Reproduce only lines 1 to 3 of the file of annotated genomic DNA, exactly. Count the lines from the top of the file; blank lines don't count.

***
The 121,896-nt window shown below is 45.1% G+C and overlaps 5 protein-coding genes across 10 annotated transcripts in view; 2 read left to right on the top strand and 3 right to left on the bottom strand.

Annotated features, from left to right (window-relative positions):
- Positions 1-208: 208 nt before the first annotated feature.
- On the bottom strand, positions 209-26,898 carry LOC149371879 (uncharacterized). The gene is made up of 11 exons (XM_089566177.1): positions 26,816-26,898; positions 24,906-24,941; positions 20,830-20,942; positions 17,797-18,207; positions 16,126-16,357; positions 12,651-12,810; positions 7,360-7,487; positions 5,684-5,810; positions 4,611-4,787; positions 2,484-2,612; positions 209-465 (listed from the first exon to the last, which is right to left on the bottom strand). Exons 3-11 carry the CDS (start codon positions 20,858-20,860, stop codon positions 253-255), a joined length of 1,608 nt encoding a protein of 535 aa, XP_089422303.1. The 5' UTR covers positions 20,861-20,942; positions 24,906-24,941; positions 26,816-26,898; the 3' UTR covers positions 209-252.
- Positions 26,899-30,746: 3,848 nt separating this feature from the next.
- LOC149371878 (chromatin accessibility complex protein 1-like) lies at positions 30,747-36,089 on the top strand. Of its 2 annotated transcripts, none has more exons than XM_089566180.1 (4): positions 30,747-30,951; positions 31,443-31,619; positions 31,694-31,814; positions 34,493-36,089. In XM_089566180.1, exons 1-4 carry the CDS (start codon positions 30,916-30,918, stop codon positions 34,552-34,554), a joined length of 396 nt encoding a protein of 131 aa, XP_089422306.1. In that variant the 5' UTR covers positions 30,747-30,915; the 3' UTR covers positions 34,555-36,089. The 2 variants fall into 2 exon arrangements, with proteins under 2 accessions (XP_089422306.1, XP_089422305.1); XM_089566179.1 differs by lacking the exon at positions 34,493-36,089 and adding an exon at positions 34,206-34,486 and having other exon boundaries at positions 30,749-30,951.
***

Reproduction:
The 121,896-nt window shown below is 45.1% G+C and overlaps 5 protein-coding genes across 10 annotated transcripts in view; 2 read left to right on the top strand and 3 right to left on the bottom strand.

Annotated features, from left to right (window-relative positions):
- Positions 1-208: 208 nt before the first annotated feature.